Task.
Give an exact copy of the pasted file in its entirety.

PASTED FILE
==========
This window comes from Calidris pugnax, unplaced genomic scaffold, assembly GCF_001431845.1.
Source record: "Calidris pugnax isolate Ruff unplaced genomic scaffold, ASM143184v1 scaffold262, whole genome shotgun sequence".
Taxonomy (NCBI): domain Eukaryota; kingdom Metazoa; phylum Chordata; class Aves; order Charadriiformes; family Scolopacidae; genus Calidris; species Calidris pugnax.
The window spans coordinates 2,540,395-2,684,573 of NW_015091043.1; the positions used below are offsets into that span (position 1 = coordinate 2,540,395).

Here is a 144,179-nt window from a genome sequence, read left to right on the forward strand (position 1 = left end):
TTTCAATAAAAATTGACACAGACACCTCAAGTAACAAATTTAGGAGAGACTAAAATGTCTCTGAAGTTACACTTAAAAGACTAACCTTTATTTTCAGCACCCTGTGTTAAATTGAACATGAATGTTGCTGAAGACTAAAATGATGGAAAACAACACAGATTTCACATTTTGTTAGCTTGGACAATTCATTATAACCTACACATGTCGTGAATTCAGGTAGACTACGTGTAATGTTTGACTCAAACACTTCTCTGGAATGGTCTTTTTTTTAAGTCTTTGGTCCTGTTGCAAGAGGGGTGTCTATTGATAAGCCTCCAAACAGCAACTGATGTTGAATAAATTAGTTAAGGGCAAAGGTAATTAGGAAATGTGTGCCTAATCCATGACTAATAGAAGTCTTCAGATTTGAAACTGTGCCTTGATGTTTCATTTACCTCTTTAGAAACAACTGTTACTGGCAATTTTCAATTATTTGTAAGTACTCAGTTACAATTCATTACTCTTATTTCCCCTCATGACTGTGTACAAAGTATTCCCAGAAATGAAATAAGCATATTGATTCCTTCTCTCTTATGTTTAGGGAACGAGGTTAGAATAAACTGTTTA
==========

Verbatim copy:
This window comes from Calidris pugnax, unplaced genomic scaffold, assembly GCF_001431845.1.
Source record: "Calidris pugnax isolate Ruff unplaced genomic scaffold, ASM143184v1 scaffold262, whole genome shotgun sequence".
Taxonomy (NCBI): domain Eukaryota; kingdom Metazoa; phylum Chordata; class Aves; order Charadriiformes; family Scolopacidae; genus Calidris; species Calidris pugnax.
The window spans coordinates 2,540,395-2,684,573 of NW_015091043.1; the positions used below are offsets into that span (position 1 = coordinate 2,540,395).

Here is a 144,179-nt window from a genome sequence, read left to right on the forward strand (position 1 = left end):
TTTCAATAAAAATTGACACAGACACCTCAAGTAACAAATTTAGGAGAGACTAAAATGTCTCTGAAGTTACACTTAAAAGACTAACCTTTATTTTCAGCACCCTGTGTTAAATTGAACATGAATGTTGCTGAAGACTAAAATGATGGAAAACAACACAGATTTCACATTTTGTTAGCTTGGACAATTCATTATAACCTACACATGTCGTGAATTCAGGTAGACTACGTGTAATGTTTGACTCAAACACTTCTCTGGAATGGTCTTTTTTTTAAGTCTTTGGTCCTGTTGCAAGAGGGGTGTCTATTGATAAGCCTCCAAACAGCAACTGATGTTGAATAAATTAGTTAAGGGCAAAGGTAATTAGGAAATGTGTGCCTAATCCATGACTAATAGAAGTCTTCAGATTTGAAACTGTGCCTTGATGTTTCATTTACCTCTTTAGAAACAACTGTTACTGGCAATTTTCAATTATTTGTAAGTACTCAGTTACAATTCATTACTCTTATTTCCCCTCATGACTGTGTACAAAGTATTCCCAGAAATGAAATAAGCATATTGATTCCTTCTCTCTTATGTTTAGGGAACGAGGTTAGAATAAACTGTTTA